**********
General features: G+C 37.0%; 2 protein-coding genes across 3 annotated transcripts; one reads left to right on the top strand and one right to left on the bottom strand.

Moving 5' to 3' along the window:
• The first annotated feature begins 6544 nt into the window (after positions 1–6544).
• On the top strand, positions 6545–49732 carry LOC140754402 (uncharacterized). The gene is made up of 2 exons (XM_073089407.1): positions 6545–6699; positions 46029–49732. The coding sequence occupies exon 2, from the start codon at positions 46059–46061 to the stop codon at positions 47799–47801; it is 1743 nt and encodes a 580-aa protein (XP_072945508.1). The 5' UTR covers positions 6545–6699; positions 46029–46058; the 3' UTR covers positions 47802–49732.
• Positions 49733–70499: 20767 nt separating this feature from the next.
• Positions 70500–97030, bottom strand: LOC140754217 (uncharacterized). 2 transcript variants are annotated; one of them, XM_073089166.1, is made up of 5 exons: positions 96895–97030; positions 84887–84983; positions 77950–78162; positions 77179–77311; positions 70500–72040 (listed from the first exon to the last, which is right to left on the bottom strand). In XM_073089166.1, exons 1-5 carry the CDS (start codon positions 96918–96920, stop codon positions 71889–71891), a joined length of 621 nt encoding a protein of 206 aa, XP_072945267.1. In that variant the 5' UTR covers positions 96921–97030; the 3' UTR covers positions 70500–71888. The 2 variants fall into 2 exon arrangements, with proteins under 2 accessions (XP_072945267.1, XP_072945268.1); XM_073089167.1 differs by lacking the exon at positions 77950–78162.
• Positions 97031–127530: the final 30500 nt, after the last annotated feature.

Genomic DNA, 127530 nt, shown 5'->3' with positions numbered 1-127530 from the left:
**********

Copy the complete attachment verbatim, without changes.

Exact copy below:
General features: G+C 37.0%; 2 protein-coding genes across 3 annotated transcripts; one reads left to right on the top strand and one right to left on the bottom strand.

Moving 5' to 3' along the window:
• The first annotated feature begins 6544 nt into the window (after positions 1–6544).
• On the top strand, positions 6545–49732 carry LOC140754402 (uncharacterized). The gene is made up of 2 exons (XM_073089407.1): positions 6545–6699; positions 46029–49732. The coding sequence occupies exon 2, from the start codon at positions 46059–46061 to the stop codon at positions 47799–47801; it is 1743 nt and encodes a 580-aa protein (XP_072945508.1). The 5' UTR covers positions 6545–6699; positions 46029–46058; the 3' UTR covers positions 47802–49732.
• Positions 49733–70499: 20767 nt separating this feature from the next.
• Positions 70500–97030, bottom strand: LOC140754217 (uncharacterized). 2 transcript variants are annotated; one of them, XM_073089166.1, is made up of 5 exons: positions 96895–97030; positions 84887–84983; positions 77950–78162; positions 77179–77311; positions 70500–72040 (listed from the first exon to the last, which is right to left on the bottom strand). In XM_073089166.1, exons 1-5 carry the CDS (start codon positions 96918–96920, stop codon positions 71889–71891), a joined length of 621 nt encoding a protein of 206 aa, XP_072945267.1. In that variant the 5' UTR covers positions 96921–97030; the 3' UTR covers positions 70500–71888. The 2 variants fall into 2 exon arrangements, with proteins under 2 accessions (XP_072945267.1, XP_072945268.1); XM_073089167.1 differs by lacking the exon at positions 77950–78162.
• Positions 97031–127530: the final 30500 nt, after the last annotated feature.

Genomic DNA, 127530 nt, shown 5'->3' with positions numbered 1-127530 from the left: